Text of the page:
The beginning of Earth's story, told by Montana's highest peaks.
Bozeman is surrounded by mountains, and we all know that mountains are formed by geologic processes. That’s why so many geologists hang out in the mountains, right? Or is it that people who hang out in the mountains become geologists? In any case, you’ve probably picked up a few inklings about how the mountains of southwest Montana formed. Your geology-nerd friend goes on a drunken rant after his fifth beer; you find a cool fossil while hiking in the Bridgers; you notice that different mountain ranges are made of different types of rocks. But how does it all fit together? Our neighboring mountains tell a near-complete story of the greater Rocky Mountains. If you understand the geology of southwest Montana, you will begin to see the stories of Earth’s history unfold before your eyes. From a barren, lifeless planet to the beautiful world we know it as today, the Rockies preserve nearly four billion years of time. The first part of that story is illustrated by the Beartooth Mountains.
To understand how the Beartooths formed, it’s important to know that all mountains are built by plate tectonics. The Earth’s crust, its outermost layer, is broken into various plates. Plates are made up of two different types of crust: continental crust contains primarily lighter-weight minerals, whereas oceanic crust has higher concentrations of heavy minerals. The Earth’s crust floats on top of the mantle, a sea of magma, and because continental crust is lighter, or specifically lower-density, it is more buoyant and floats at a higher elevation than oceanic crust. At the boundaries between continental and oceanic crust, this difference in density can cause oceanic crust to slide underneath continental crust—a process called subduction, which is how the Rocky Mountains were built. We’ll get back to subduction shortly, but first, let’s take a look at some of the oldest continental crust on Earth.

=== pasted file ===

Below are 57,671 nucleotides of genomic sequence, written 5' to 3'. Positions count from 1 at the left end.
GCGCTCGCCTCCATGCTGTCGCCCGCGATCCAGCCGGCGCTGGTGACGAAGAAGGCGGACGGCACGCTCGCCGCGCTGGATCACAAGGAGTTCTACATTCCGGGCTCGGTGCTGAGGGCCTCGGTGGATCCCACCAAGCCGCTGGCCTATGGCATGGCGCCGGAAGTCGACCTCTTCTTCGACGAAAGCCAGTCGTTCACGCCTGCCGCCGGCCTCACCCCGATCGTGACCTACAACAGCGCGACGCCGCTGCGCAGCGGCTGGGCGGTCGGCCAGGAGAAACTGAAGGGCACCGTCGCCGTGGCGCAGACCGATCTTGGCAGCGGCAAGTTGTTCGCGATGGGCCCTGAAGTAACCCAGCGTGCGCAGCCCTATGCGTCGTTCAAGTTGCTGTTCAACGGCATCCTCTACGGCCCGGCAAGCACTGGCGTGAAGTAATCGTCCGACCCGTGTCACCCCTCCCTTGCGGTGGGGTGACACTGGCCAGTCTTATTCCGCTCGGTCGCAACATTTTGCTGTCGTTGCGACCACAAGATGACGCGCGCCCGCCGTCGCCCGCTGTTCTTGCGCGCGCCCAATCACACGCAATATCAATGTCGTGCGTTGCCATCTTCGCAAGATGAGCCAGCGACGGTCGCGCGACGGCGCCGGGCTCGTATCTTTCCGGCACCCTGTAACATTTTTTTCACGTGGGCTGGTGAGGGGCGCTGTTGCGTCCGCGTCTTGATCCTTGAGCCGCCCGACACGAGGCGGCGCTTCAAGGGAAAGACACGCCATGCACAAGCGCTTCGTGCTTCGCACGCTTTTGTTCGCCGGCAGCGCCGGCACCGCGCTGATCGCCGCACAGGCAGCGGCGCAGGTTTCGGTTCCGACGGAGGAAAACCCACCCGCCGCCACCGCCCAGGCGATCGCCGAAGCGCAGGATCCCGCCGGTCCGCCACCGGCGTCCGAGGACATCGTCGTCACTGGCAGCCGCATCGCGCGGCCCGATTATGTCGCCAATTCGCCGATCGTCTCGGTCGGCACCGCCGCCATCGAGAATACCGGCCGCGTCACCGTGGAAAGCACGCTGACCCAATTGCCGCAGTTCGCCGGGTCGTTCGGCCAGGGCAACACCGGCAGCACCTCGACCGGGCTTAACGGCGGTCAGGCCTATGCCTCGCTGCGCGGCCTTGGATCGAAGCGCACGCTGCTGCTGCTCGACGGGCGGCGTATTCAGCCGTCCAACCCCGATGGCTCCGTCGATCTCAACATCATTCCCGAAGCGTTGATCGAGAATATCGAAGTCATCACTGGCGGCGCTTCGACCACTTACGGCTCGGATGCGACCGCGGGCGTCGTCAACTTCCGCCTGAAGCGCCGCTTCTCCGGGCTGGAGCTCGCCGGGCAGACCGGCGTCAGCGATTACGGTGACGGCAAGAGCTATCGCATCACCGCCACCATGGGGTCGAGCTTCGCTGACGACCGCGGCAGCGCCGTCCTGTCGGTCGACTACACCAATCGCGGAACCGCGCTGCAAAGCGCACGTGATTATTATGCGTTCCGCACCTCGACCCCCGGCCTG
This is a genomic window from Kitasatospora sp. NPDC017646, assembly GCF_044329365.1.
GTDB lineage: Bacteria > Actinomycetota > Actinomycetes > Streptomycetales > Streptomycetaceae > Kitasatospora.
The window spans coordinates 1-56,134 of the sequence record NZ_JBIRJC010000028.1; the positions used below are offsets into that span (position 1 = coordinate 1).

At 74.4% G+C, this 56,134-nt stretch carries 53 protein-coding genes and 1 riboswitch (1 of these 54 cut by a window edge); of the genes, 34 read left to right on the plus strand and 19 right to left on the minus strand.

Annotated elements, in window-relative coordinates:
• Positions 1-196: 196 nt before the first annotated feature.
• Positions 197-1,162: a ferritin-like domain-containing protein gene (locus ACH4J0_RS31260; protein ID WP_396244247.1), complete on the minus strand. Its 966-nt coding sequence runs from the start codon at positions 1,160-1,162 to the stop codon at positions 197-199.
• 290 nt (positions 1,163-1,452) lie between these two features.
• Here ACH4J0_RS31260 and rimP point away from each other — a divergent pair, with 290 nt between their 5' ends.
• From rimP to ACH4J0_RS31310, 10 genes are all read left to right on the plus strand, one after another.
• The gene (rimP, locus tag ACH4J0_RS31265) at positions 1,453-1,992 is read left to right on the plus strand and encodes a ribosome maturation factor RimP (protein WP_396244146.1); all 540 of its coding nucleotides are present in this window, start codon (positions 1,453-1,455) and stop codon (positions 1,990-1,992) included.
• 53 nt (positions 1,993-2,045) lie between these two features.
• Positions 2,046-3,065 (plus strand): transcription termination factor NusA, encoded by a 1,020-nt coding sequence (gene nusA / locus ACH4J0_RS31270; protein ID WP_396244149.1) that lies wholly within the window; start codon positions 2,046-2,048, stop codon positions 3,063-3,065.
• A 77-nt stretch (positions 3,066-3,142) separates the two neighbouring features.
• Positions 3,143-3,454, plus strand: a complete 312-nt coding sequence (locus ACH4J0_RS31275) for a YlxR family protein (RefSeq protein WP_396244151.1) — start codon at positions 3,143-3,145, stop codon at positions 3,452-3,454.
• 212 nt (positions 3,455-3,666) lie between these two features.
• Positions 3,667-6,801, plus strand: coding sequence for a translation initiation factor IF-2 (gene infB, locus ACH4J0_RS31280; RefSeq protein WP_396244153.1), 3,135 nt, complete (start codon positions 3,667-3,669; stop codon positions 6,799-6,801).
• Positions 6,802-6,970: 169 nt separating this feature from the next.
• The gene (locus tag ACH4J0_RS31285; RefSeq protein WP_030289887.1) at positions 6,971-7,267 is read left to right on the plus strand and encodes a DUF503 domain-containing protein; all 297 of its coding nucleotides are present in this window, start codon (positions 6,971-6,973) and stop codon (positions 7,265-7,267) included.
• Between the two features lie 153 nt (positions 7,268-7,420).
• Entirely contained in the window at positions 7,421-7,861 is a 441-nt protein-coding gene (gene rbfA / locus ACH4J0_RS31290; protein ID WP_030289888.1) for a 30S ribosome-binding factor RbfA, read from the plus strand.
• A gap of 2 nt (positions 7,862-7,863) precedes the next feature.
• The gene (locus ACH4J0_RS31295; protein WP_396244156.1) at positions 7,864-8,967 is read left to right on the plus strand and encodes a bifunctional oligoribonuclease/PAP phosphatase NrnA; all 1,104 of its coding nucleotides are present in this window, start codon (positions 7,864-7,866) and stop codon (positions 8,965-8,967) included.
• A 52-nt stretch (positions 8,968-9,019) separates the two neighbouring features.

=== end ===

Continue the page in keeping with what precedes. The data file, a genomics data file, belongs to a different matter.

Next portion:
Around four billion years ago, the first continents began to form as massive volumes of magma rose to Earth’s surface and cooled. The continents were initially composed entirely of igneous rock—solidified magma—but over time, these rocks were weathered and eroded into sediments and deposited as sedimentary rocks in low-lying basins. As more and more sedimentary rocks began to stack on top of each other, the oldest rocks were buried deeply, subjecting them to high amounts of heat and pressure. For anyone with a fundamental background in geology, “heat and pressure” might ring a bell: these are the ingredients needed to form metamorphic rocks. Rocks turn from igneous or sedimentary rocks into metamorphic rocks because, under intense heat and pressure, the most chemically stable arrangement of minerals is different than it is at Earth’s surface. Rocks do not melt when they metamorphose; rather, their minerals rearrange themselves into bands of lighter and heavier minerals. We see these bands in the zebra-stripe patterns of the Beartooths’ most prevalent rock type: gneiss (pronounced “nice”; geology puns ensue).
How did these rocks rise from deep within the crust to form Montana’s highest mountains? Subduction! Around 70 million years ago, oceanic crust began to slide beneath the continental crust on North America’s west coast. As the oceanic crust slid farther, it caused the continental crust to bulge upward to an even higher elevation, forming the Beartooth Plateau. Due to its high elevation, the plateau became covered in snow and ice throughout various ice ages. The ice flowed down toward lower elevations under its own weight, forming glaciers that eroded away the upper layers of sedimentary rocks. The glaciers eventually carved all the way down to the gneiss at the bottom, forming the peaks and valleys of the Beartooths. But not all of Montana’s mountains were uplifted as high as the Beartooths, and subsequently, not all of the sedimentary rocks have been carved away by glaciers. Stay tuned for our next issue, where we’ll take a look at the Bridger Range’s beautifully preserved sedimentary successions.
Jack Taylor studied geology at Dartmouth College and conducted his undergraduate thesis on sedimentary rocks of the northern Rockies.